As a car to drive, it must be said that this has one of best chassis in any car on sale today, period. No corner was too tight and no change of direction was too sudden. It held the line on the corners so gracefully and so flat that I'd end up laughing when I'd look at the rearview mirror and see a boot and space for three more at the rear. It really does corner like it's on rails. Thank goodness it was equipped with Adaptive LED lighting. Those lights pierced through the darkness like a UFO in Roswell.
I drove it for a week, and in as much as I would love to say that it was a revelation - it wasn't. I already knew it was going to be great, but I certainly wasn't expecting this. You still get to choose the driving mode the best suits you, but my favorite by far is the customizable Sport setting. I set the chassis to Sport, but leave the drivetrain on its standard setting. What I get is a car with superbly weighted steering like the BMW's of old. I know that it's all artificial, but BMW has it licked. In fact, I'd buy artificial sweetener from BMW if they sold some. I'm certain it would look and taste like plain white sugar.
"This gasoline engine never runs out of puff until you smash the red line."
A part of me did miss the diesel engine, and for two reasons only: the low end torque and the sensational fuel economy. Finishing the fuel on a 118d is one of life's best struggles. On the upside, this gasoline engine never runs out of puff until you smash the red line. You'd be hard pressed to believe that the size of its heart is no bigger than the free bottle of Coke you get when you order a large pizza. Even more so, it only has three cylinders. Three! What kind of sorcery is this?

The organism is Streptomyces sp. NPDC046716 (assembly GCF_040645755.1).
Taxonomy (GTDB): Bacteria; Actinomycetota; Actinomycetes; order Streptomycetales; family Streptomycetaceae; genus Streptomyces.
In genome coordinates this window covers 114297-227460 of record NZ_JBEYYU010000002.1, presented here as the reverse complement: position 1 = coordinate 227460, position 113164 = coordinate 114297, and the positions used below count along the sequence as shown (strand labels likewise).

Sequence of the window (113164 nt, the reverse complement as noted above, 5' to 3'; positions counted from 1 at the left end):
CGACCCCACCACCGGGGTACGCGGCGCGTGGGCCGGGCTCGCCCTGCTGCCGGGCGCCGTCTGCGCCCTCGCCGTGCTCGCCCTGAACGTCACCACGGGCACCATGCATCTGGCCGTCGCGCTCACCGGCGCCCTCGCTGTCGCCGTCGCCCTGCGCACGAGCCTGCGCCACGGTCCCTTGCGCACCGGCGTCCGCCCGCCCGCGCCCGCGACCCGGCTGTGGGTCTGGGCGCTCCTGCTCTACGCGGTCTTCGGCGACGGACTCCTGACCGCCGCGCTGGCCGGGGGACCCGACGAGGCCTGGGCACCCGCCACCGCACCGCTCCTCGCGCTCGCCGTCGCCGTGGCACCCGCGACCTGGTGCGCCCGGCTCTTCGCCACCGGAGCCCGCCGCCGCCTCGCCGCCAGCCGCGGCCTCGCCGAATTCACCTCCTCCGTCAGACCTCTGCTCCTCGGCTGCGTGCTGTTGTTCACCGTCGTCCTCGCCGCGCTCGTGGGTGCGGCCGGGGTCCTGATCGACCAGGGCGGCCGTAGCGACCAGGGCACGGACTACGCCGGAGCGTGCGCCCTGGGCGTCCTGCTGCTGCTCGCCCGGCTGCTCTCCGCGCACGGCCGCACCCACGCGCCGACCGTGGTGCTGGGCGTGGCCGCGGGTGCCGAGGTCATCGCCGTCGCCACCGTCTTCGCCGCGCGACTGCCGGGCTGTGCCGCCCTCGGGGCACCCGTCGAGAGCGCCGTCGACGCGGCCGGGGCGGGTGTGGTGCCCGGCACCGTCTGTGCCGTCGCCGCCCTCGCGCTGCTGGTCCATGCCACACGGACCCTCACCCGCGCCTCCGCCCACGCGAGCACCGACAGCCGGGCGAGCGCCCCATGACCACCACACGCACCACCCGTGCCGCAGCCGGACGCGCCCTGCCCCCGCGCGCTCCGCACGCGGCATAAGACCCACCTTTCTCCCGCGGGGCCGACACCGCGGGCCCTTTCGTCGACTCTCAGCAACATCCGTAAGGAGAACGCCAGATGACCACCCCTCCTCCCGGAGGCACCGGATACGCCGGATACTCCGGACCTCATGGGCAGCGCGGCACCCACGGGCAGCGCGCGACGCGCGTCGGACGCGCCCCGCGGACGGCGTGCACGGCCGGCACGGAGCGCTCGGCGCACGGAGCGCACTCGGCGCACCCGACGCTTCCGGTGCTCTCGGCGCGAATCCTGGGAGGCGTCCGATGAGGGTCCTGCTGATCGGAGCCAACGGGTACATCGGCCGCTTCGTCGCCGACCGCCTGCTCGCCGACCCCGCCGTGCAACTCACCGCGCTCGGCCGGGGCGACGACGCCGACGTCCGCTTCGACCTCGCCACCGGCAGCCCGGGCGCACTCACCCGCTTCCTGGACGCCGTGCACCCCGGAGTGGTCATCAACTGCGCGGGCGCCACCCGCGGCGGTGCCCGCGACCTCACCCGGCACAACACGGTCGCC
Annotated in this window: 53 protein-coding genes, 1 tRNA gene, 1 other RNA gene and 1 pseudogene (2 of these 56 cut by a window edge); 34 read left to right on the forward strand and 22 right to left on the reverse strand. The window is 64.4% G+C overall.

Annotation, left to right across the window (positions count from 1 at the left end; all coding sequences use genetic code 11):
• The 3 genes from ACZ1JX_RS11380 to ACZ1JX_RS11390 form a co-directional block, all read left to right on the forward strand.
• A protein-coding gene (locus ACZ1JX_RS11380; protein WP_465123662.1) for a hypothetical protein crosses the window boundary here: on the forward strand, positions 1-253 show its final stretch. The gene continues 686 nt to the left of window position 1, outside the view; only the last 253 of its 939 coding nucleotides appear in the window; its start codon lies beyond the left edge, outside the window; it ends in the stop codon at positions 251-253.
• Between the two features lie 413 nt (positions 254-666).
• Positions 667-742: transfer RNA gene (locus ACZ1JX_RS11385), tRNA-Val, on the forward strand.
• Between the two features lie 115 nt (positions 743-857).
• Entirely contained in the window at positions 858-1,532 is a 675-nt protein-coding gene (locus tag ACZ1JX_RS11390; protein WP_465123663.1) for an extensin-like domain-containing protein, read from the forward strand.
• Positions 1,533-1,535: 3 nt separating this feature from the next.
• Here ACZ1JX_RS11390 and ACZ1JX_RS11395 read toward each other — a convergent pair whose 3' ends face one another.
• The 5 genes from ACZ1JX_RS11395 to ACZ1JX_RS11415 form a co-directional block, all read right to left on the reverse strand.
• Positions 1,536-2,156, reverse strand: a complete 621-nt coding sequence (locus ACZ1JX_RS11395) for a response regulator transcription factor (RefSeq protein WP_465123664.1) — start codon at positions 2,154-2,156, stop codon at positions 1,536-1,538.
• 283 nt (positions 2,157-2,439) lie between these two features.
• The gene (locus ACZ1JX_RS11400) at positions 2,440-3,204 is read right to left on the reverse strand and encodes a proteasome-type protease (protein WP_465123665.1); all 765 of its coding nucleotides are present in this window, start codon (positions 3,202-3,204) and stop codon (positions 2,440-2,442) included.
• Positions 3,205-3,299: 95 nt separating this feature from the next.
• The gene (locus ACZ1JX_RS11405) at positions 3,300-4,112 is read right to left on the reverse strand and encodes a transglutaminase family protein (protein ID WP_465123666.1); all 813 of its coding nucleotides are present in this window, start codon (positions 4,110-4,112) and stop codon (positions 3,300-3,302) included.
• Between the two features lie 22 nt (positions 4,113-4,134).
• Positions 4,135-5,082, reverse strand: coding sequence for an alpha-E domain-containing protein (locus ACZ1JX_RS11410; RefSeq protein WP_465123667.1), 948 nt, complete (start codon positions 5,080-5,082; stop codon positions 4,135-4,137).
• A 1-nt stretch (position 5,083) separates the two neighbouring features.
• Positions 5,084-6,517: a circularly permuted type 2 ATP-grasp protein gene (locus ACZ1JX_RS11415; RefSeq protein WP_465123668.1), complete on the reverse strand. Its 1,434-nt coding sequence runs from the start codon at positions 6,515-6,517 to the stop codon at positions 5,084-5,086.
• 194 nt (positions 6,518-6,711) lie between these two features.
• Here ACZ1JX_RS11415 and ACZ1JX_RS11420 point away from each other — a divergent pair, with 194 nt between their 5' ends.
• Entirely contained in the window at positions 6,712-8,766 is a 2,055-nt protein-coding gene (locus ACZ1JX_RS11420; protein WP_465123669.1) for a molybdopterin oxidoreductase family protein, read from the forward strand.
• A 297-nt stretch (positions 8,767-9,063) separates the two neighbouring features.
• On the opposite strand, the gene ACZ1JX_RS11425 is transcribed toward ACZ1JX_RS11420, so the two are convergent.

The TwinPower Turbo engine propels the 118i to punch well above its weight class. If I am honest, I am very much in love with Volkswagen's Golf GTI. I knew from the get-go that there wouldn't be any competition since the car from Wolfsburg packs 220 horses, while the one from Munich only has 136, but there's so much more to it than power. Yes, the GTI will destroy it on a straight line and as far as noise is concerned, there is no competition, but in the twisties and mountain passes, the BMW is alive - and you are too. I can't say the same for the other car.
"It is about efficiency without shooting down the pleasure of driving."
I was able to blast through 402 kilometers of mountain passes, highways, and bustling urban streets with a returned combined fuel cycle of 10.4 km/L. This 118i's efficiency doesn't make me miss the diesel power plant anymore. Its free-revving characteristic is much closer to the BMW's I've loved since I was a child. It is a pocket full of joy. And rightfully so, because JOY is the core of BMW's global brand communication.
It is about efficiency without shooting down the pleasure of driving. It is about having your cake and eating it too. JOY IS AND, not IS OR. It is the marriage of staggering efficiency and ultra focused driving dynamics, and at this point, no car shouts about it better than the youthful and charming 118i. Ultimately, what you are really looking at, is the 1 Series as it should have always been in the first place.